Known as one of the most beautiful beaches in the Seychelles widely, surrounded by granite boulders, it offers soft and powdery sand.
Anse Gouvernment – Praslin Island
On the edge of the Côte d’Or coast, this small white sandy bay is located between the Lodge de la Côte d’Or and the L’Archipel hotel. Swimming is safe and water sports are nearby.
Grand Anse – Praslin Island
On the east side of Praslin, near the airport, Grand Anse is the longest beach on Praslin. This large bay has several hotels overlooking the beachfront. Grand Anse is a large and wide beach, and the sea is good for swimming and water sports.
The beach is best during the north-westerly trade winds when the sea is calm and clear. During the southeast trade wind season, seaweed can sometimes drift into the bay; when this happens, many hotels around Grand Anse offer their guests a free transfer to the Côte d’Or or other beaches.
Anse Bonnet Carré – La Digue
While many travelers to La Digue walk or ride bicycles to the famous Anse Source d’Argent, very few are motivated to explore further along the coastline.
The reward of Anse Bonnet Carré for those who do: a beach that can only be reached on foot and is therefore often deserted. It has the same white sand as its famous neighbour, with fewer rocks and the same warm, shallow water that invites a relaxing rather than energetic swim.
Anse Boudin – Praslin Island
Anse Boudin is located near the coastal road that leads to Anse Lazio. It is a long, narrow beach with very soft sand and calm seas for swimming and snorkelling. Refreshments can be bought from a small shop at the T-junction on the road to Anse Lazio.
Anse Cocos – La Digue
This pretty cove on the east coast of La Digue can only be reached on foot, either via a path from Grand Anse or in the opposite direction from Anse Fourmis. Thanks to its fairly secluded position, this beach appears safe for swimmers, in contrast to the nearby Grand and Petite Anse bays, although there are still some powerful currents, so caution must be taken.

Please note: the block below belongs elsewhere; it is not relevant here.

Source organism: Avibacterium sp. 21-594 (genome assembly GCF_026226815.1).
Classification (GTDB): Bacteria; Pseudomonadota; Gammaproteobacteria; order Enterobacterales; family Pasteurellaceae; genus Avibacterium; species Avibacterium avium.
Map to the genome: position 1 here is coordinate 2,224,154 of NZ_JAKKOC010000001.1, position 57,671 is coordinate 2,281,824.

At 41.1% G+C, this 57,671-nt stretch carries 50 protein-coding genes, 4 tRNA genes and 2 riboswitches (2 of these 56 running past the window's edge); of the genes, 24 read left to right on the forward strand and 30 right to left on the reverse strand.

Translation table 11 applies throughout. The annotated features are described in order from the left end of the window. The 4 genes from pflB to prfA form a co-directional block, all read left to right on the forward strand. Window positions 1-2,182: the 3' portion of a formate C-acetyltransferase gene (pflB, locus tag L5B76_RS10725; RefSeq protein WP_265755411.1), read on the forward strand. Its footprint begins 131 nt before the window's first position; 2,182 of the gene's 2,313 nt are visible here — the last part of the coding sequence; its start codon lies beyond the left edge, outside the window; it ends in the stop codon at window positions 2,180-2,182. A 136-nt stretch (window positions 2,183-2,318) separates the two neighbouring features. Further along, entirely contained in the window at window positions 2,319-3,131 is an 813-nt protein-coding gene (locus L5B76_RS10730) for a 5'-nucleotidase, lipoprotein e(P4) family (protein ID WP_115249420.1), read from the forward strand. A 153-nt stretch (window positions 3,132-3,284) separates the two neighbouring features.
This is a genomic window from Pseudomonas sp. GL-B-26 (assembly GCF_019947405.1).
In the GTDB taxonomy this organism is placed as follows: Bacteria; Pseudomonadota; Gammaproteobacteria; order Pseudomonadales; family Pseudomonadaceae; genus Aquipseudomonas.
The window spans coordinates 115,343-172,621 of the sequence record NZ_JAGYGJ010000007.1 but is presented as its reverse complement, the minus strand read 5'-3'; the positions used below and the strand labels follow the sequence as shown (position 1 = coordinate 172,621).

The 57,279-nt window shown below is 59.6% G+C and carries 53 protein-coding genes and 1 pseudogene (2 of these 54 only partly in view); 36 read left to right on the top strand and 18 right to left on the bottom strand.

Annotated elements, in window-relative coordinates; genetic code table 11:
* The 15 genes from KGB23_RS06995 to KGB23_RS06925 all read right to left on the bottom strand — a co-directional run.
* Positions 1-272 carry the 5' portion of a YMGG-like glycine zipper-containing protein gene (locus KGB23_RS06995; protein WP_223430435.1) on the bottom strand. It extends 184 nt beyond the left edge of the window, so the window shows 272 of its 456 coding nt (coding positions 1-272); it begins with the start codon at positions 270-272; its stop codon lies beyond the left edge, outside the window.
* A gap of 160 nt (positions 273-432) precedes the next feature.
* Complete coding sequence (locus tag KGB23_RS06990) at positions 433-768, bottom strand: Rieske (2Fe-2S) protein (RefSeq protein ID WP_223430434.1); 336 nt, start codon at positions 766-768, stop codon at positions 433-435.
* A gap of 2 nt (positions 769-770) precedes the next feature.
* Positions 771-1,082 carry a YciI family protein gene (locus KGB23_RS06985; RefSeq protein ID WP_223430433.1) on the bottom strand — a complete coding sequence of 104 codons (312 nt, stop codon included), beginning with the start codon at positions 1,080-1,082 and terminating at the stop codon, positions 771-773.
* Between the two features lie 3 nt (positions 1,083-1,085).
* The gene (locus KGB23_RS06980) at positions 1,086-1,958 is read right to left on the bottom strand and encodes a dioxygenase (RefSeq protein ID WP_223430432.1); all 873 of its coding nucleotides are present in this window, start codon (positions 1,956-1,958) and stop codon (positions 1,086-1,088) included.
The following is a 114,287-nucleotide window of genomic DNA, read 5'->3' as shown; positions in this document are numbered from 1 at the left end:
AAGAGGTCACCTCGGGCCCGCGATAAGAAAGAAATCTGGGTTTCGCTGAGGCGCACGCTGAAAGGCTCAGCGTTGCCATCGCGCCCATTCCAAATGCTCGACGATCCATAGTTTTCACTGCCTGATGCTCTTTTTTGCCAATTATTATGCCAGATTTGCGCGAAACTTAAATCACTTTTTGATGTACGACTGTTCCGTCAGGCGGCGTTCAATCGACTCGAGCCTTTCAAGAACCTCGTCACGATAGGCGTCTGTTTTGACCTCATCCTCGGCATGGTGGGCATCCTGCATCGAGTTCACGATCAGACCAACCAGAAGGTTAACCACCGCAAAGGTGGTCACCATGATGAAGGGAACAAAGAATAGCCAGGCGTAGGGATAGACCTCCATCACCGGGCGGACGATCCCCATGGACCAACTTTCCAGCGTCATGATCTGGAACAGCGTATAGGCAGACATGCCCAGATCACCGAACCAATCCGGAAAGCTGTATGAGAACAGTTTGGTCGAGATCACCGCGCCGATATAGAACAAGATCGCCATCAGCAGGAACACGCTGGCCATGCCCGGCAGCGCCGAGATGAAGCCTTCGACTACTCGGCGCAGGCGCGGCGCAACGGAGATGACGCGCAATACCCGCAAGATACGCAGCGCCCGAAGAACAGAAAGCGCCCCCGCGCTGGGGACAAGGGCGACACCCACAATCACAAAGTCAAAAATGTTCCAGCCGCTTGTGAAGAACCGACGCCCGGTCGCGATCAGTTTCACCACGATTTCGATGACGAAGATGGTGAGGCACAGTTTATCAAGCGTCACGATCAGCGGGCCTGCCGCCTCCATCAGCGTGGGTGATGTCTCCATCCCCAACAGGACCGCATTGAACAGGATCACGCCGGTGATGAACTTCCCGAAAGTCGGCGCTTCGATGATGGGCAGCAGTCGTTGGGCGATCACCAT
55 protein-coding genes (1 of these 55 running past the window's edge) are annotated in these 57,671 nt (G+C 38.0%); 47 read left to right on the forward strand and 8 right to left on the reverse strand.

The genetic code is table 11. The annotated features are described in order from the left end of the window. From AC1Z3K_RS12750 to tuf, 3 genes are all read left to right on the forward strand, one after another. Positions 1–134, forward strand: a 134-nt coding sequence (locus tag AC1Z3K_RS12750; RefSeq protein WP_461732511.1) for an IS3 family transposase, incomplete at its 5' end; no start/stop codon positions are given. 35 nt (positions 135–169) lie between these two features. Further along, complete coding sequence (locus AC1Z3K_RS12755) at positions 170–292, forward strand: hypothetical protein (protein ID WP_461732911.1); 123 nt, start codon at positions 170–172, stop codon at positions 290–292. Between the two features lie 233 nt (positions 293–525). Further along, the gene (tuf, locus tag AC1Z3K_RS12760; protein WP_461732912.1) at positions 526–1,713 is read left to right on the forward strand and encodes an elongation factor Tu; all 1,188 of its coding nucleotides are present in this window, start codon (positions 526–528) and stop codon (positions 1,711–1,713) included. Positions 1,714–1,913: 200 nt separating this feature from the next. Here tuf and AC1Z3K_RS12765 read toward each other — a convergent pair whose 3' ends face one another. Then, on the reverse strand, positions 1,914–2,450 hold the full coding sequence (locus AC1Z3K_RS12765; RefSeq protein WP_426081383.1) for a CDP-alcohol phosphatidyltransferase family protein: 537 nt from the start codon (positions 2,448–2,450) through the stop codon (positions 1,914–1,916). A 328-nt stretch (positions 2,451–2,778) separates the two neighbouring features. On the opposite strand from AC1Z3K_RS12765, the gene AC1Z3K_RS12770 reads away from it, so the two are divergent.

Anse Intendance – Mahe island
The famous Stewardship Beach, south of Mahé, offers half a mile of powdery white sand and huge breakwaters. With no reef, the waves are much bigger than at most other beaches on the island, making it more suitable for surfing than swimming most of the time.
During the southeast trade winds, the waves can reach frightening heights, but during the northwest trade wind season, the sea is calmer.
Grand Anse – Mahe island
Grand Anse, on the southwest coast of Mahé, is, as its name suggests, an imposing bay of sand. Although not suitable for swimming because of the strong counter-current, this spectacular beach with its undulating waves and long coastline is ideal for a relaxing stroll.
Anse Boileau – Mahe island
Located on the southwest coast, Anse Boileau beach is a narrow strip of sand bordering the shallow waters near the main coastal road. Fishermen are often seen unloading their fish traps and small boats on this beach.
Anse Royale – Mahe island
The best places to snorkel are around the rocks of Fairyland and up to the small island just offshore, where you can find a variety of colourful coral fish. Here the water is surrounded by a reef that keeps the big fish out and is shallow. The currents can be deceptively strong, so swimming too far is not recommended. This part of the coast is best enjoyed during the northwesterly trade winds when the water is translucent, soft and calm.
Turtle Bay – Mahe island
At low tide, it is interesting to walk on the sand and rocks where you can spot all kinds of marine life trapped in rocky pools.
Local fishermen also use this part of the coast to set up fish traps and hunt squid, and you can often see them wading to the reef at low tide. At high tide it is possible to swim here, but the water remains quite shallow.
Anse Kerlan – Praslin Island
These two beautiful aquamarine berries are part of the Lemuria Resort. Both have sandy bays surrounded by picturesque granite rocks. Swimming and especially snorkelling are excellent here. At certain times of the year there can be strong currents that push swimmers out to sea, but the hotel will inform guests of the opportunity to swim.